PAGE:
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anonymous
 4 years ago
find the limit of 3x^2+6x9/2x^22 as x approaches 1
anonymous
 4 years ago
find the limit of 3x^2+6x9/2x^22 as x approaches 1

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asnaseer
 4 years ago
Best ResponseYou've already chosen the best response.0You might find this site useful: http://archives.math.utk.edu/visual.calculus/1/limits.7/ It has good walkthrough tutorials on this topic.

anonymous
 4 years ago
Best ResponseYou've already chosen the best response.0you basically just need to brush up on factoring

anonymous
 4 years ago
Best ResponseYou've already chosen the best response.0(a+b)^2=a^2+2ab+b^2, if you factor a 3 out of that numerator, you will have this situation

anonymous
 4 years ago
Best ResponseYou've already chosen the best response.0yeah how do i factor 9 to add up to 6

anonymous
 4 years ago
Best ResponseYou've already chosen the best response.0factor out a 3 first, it will make it much easier

anonymous
 4 years ago
Best ResponseYou've already chosen the best response.0thats a difference of 2 squares

anonymous
 4 years ago
Best ResponseYou've already chosen the best response.0if you expanded that you'd get x^29

anonymous
 4 years ago
Best ResponseYou've already chosen the best response.03,6,9 all have a common factor of 3 here

anonymous
 4 years ago
Best ResponseYou've already chosen the best response.0you have to factor the 3 out of the whole numerator so that when you multiply it you get the original expression back

anonymous
 4 years ago
Best ResponseYou've already chosen the best response.0what you just did will yield 3x^2 + 18x 27

anonymous
 4 years ago
Best ResponseYou've already chosen the best response.0now factor the denominator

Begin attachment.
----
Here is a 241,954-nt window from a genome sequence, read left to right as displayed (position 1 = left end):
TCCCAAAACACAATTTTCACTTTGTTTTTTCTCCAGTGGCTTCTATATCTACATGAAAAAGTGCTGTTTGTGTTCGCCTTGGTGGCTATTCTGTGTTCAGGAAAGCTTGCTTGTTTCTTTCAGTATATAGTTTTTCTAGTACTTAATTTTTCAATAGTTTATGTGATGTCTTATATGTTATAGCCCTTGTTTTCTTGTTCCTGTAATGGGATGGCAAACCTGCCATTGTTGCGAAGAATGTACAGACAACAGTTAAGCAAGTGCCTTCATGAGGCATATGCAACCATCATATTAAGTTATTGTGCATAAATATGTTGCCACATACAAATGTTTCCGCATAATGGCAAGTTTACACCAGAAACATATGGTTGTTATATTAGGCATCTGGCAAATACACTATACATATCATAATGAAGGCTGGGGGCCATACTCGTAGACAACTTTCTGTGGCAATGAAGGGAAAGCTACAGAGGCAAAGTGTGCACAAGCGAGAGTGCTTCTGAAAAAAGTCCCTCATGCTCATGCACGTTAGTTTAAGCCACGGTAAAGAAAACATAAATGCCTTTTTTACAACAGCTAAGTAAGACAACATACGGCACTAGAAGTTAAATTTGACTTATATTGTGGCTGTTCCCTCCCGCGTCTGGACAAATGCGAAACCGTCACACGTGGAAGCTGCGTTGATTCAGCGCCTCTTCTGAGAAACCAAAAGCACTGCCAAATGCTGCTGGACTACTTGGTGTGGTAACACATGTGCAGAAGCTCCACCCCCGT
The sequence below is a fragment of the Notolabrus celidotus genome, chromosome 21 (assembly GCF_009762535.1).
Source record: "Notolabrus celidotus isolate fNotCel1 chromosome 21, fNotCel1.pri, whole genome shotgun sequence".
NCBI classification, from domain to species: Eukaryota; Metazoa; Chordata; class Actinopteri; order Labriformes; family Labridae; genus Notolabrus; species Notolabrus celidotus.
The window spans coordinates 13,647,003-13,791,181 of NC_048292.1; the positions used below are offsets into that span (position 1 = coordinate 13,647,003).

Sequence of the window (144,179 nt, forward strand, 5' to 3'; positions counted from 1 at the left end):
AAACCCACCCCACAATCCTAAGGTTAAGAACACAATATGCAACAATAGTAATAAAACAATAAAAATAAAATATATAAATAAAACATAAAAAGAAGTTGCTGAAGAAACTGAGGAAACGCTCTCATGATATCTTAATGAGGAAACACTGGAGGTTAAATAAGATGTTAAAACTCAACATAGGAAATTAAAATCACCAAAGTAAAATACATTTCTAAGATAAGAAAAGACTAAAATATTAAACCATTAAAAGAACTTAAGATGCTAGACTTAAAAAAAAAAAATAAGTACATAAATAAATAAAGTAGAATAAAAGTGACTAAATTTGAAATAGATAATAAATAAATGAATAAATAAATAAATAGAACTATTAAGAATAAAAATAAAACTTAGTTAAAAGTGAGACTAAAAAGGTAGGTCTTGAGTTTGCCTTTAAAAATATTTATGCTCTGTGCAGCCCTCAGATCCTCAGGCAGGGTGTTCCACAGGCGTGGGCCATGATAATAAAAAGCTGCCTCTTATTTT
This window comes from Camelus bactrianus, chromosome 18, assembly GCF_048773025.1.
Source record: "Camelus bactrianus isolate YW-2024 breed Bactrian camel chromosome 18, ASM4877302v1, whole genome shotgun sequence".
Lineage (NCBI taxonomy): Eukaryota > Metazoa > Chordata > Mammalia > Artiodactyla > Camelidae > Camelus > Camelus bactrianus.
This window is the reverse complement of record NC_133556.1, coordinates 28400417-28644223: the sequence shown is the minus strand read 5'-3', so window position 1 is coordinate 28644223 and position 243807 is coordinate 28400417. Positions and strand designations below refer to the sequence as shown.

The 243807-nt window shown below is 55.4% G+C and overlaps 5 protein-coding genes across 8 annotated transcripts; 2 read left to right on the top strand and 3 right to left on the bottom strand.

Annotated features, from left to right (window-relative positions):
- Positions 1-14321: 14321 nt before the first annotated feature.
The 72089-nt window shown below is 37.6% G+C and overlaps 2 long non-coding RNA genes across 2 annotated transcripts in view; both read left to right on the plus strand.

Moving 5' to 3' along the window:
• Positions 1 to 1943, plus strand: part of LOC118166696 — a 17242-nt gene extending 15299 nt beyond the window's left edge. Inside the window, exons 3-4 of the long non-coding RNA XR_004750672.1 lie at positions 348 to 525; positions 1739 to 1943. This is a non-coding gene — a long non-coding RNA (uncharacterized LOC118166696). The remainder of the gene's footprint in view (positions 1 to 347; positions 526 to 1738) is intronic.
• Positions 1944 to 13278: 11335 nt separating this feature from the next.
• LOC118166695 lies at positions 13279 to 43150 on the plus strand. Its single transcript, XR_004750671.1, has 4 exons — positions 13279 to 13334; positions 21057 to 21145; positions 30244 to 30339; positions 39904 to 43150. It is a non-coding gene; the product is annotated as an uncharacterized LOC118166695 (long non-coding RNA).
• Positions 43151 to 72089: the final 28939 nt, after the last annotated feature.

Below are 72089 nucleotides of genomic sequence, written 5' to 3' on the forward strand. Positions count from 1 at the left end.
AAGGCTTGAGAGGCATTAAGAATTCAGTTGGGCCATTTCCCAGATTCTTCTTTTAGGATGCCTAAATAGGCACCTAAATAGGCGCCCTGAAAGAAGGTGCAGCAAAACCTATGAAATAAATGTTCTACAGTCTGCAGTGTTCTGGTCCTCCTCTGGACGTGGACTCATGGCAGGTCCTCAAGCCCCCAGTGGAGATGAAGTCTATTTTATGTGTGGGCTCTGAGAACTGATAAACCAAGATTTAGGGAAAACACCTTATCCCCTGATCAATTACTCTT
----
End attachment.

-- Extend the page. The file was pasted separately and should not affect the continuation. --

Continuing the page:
anonymous
 4 years ago
Best ResponseYou've already chosen the best response.0very much the same thing, guess which number you're pulling out?

anonymous
 4 years ago
Best ResponseYou've already chosen the best response.0(difference of 2 squares), i mentioned it a little bit ago

anonymous
 4 years ago
Best ResponseYou've already chosen the best response.0hehe you just did it mistakenly earlier

anonymous
 4 years ago
Best ResponseYou've already chosen the best response.0remember you typed (x3)(x+3)

anonymous
 4 years ago
Best ResponseYou've already chosen the best response.0yes, now it's all factored. put it all together and cancel like terms

anonymous
 4 years ago
Best ResponseYou've already chosen the best response.0ok but could i have plug in 1 and get an answer

anonymous
 4 years ago
Best ResponseYou've already chosen the best response.0actually, you can further factor the numerator

anonymous
 4 years ago
Best ResponseYou've already chosen the best response.0right now you have the numerator at (x^2+2x3)

anonymous
 4 years ago
Best ResponseYou've already chosen the best response.0you could not have p lugged 1 into the original equation before factoring it

anonymous
 4 years ago
Best ResponseYou've already chosen the best response.0look at the original denominator

anonymous
 4 years ago
Best ResponseYou've already chosen the best response.0if you plugged a 1 in here, you'd get a divide by 0 error

anonymous
 4 years ago
Best ResponseYou've already chosen the best response.0i see you will just get 0/0

anonymous
 4 years ago
Best ResponseYou've already chosen the best response.0so try factoring x^2+2x3

anonymous
 4 years ago
Best ResponseYou've already chosen the best response.0now everything is factored

anonymous
 4 years ago
Best ResponseYou've already chosen the best response.0so when i cancel i get x+3/x+1

anonymous
 4 years ago
Best ResponseYou've already chosen the best response.0don't forget about the 3 and 2 you factored out

anonymous
 4 years ago
Best ResponseYou've already chosen the best response.0at this point you can plug in 1 and you will not get a divide by 0 error